generators. >> facilities using generators also include dialysis and assisted living. signal outages are keeping the maryland state police busy. >> there was a point that we had approximately 500 without power. we currently have around 50 troopers out there for the morning rush and evening rush. >> represented from state agencies are working around the clock, assisting local jurisdictions. like monsters provide a real time accounting of restoration -- live monitors provide a real time accounting of restoration efforts in progress. some policies cover food loss. the insurance company is not responding to your satisfaction, contact the state. >> we have a rapid response team at endeavour's to resolve conflicts without the need to file formal complaint. we have catalogers' success with that program. -- we have had a lot of success with that program. >> state officials advise those looking for a free place to escape the heat to dial 2-1-1. they will guide you to the clues we do to the closest cooling center. -- they will guide you to the closest cooling center. >> crews from throughout t
. kabul was quiet because the government who are hosting 1600 out of which 347 were women. a group of us got together in one car because only that car had access to the tent due to so much security. we have to be very careful to look after them as much as possible. we were going to meet the men coming from conventions where they don't sit with women at the same platform. finally we reached the place and we had to go to the check points of the security. the president is pardon ming. president karzai is coming. finally they stopped it and after the official integration and it was in the middle of the speech that they are hit and these rockets, they hit far behind the tent, but one rocket was just behind the tent. >> were these all at once? >> one after the other. >> how long was in between? >> a second? a second. i just got this information from my colleague saying a suicide attacker was outside the gate trying to get inside. it was such a tense situation for all of us. our life was at risk. but what did the women do? we would continue our state. they were for three days. we took the risk.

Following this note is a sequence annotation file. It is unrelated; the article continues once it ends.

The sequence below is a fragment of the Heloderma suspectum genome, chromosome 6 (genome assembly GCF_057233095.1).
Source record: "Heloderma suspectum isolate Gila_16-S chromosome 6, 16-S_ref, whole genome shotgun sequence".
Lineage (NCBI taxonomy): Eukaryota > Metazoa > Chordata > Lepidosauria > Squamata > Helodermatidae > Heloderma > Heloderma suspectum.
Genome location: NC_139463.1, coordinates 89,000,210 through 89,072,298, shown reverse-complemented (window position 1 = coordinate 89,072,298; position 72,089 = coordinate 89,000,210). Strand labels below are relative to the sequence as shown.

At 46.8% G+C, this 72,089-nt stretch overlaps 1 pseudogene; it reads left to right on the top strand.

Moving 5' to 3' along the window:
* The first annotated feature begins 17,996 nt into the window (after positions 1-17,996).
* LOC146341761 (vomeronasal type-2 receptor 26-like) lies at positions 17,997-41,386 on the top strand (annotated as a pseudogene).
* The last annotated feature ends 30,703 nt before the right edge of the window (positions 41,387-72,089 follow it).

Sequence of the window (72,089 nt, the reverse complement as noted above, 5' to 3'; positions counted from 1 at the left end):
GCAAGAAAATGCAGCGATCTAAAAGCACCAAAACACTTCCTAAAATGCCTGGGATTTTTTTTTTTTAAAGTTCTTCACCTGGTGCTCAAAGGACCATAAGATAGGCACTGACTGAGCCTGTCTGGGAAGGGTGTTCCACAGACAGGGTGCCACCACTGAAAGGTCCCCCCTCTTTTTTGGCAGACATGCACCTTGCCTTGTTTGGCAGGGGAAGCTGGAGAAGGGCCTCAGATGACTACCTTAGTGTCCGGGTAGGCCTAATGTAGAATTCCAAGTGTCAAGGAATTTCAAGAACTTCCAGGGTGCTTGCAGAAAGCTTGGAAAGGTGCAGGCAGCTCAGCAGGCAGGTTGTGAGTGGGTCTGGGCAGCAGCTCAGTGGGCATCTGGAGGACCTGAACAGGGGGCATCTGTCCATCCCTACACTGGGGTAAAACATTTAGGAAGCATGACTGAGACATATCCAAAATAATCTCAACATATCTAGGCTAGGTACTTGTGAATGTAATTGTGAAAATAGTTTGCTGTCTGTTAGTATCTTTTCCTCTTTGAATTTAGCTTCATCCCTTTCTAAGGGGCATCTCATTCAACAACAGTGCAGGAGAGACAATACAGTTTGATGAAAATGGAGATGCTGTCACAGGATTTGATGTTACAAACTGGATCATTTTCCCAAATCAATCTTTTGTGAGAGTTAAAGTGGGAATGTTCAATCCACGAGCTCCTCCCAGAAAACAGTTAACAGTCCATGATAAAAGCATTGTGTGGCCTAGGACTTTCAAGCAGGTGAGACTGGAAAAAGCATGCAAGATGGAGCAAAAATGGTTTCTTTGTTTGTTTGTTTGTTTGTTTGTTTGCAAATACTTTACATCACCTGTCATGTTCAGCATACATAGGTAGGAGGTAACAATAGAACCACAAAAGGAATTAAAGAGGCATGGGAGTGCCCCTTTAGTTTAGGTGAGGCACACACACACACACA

. >> but everyone should be encouraged to apply. thank you again for hosting us. >> thank you for including us in "culturewire." ♪ >> good evening. we are officially going to get started. if you want to take a seat -- good evening and welcome to tenderloin elementary school, district 6. my name is jane kim. i have the honor of serving as the representative for this district. thank you so much for being here today. this is our second year doing this and i've seen many familiar faces from last year as well. how wanted knowledge this was initiated last year by our mayor ed lee, who wanted to make sure we were engaging in a much more transparent process around the budget where we were able to hear from stakeholders in terms of what you want to see it in terms of priorities of city dollars. as many of you know, the city budget is the most important policy document that we, on the board of supervisors, work and every year. over last couple of years, we have generated less revenue in our city, and therefore, have had the unfortunate task of making cuts that have hurt our communities and neighborhoo
have made decisions about what the highest priorities are for the use of those funds. that is done through a collaborative effort. it is literally called the lea collaborative. that body has not at least completed its deliberations about how to allocate those funds. that is a process issue. that is the reason why it has not shown up in a different way through positions. >> i am trying to make a point which is that it is hard for the board to pass a budget when there is 900 tricky million dollars that we know will go to something and it is probably really good stuff. we do not know what it is. did i say million? that would be nice. sorry. my order of magnitude is off. you know what i am trying to say. that is the one that i found. there may be other ones in here. i guess what i am saying is, i do not like to vote on a budget that has that amount of money sitting in a category that i know it is not going to be used for. if there is a way to be more transparent about that amount specifically. i talked to dr. blanco. it does not feel very transparent to me. >> thank you. so i want to t